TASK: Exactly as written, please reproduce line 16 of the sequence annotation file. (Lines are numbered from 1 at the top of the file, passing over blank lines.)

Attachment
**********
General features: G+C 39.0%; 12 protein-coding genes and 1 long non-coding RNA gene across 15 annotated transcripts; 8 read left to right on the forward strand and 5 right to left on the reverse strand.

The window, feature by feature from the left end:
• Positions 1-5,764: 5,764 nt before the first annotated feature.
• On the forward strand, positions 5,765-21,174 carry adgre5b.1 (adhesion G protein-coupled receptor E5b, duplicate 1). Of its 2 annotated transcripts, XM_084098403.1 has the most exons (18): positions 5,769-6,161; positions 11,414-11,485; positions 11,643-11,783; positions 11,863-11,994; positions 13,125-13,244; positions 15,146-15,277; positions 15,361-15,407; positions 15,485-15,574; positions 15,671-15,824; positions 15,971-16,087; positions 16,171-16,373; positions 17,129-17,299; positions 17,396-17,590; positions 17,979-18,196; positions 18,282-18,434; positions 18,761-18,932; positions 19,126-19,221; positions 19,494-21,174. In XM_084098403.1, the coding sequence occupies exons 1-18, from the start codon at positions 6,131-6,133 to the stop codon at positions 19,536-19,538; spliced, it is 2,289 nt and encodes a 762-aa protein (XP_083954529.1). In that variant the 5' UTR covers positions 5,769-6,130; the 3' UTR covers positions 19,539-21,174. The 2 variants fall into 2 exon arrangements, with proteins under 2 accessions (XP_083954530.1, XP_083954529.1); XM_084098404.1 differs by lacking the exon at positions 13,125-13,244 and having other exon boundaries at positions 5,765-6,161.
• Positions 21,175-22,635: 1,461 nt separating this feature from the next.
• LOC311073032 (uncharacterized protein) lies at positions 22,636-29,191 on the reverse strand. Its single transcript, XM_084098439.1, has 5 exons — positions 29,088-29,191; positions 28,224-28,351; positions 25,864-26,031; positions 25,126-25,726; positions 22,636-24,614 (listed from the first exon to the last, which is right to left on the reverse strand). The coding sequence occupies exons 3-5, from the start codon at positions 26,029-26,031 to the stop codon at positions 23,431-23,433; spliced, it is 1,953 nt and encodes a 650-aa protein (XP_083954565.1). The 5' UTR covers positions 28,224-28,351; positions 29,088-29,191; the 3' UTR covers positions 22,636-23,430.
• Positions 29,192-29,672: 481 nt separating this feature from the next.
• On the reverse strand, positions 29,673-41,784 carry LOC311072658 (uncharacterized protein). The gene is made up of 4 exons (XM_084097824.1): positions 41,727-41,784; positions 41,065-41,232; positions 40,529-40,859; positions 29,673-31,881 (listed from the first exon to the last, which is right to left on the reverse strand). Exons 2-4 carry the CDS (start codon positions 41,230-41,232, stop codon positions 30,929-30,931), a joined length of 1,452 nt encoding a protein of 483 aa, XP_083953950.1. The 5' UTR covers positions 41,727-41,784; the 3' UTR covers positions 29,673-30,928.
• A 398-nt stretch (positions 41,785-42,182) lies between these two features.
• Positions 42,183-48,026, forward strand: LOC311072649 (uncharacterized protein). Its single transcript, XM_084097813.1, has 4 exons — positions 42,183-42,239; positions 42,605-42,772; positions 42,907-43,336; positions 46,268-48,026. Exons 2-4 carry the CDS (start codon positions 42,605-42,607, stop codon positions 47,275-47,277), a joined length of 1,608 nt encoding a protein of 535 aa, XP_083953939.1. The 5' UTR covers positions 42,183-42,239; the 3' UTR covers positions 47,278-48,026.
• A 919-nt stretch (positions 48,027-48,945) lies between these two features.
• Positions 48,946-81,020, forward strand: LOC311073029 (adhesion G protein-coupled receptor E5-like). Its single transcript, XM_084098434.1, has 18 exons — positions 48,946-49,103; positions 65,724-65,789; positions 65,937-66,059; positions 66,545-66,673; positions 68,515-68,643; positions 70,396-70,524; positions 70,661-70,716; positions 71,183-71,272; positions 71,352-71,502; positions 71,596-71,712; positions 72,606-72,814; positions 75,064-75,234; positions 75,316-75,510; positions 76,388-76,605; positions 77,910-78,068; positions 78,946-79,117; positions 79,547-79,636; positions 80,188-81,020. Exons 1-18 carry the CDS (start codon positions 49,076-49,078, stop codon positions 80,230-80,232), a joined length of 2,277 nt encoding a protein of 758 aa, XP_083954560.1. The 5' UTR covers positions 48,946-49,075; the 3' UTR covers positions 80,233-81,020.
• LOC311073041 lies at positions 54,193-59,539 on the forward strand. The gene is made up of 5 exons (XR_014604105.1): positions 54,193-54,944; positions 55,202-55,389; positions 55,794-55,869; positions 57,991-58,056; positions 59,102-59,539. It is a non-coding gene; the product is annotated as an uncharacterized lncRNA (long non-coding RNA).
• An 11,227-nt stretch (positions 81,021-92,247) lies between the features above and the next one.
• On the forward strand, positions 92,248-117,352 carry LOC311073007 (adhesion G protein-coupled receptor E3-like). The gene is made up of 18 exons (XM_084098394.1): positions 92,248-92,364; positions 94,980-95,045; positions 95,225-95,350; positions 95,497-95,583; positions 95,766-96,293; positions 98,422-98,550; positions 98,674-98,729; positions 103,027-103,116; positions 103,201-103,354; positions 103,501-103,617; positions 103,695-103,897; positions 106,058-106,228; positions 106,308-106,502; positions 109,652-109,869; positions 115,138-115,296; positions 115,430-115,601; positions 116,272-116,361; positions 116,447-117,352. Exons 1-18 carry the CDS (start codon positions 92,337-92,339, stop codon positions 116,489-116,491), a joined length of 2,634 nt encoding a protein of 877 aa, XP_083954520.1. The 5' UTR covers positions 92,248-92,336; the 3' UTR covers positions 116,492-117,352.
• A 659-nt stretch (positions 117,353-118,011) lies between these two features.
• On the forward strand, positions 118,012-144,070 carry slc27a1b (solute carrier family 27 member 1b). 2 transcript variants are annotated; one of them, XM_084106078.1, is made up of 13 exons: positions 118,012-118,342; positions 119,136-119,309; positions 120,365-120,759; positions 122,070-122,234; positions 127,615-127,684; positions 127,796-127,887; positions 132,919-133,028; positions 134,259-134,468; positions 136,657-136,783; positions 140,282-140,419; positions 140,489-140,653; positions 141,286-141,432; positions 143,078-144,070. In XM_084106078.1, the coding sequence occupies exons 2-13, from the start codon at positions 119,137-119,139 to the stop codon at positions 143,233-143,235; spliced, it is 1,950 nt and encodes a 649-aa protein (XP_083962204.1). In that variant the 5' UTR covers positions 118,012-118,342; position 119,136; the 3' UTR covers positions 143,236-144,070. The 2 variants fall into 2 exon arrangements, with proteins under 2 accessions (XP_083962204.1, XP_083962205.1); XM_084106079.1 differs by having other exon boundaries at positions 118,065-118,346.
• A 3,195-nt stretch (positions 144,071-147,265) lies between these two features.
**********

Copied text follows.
• A 659-nt stretch (positions 117,353-118,011) lies between these two features.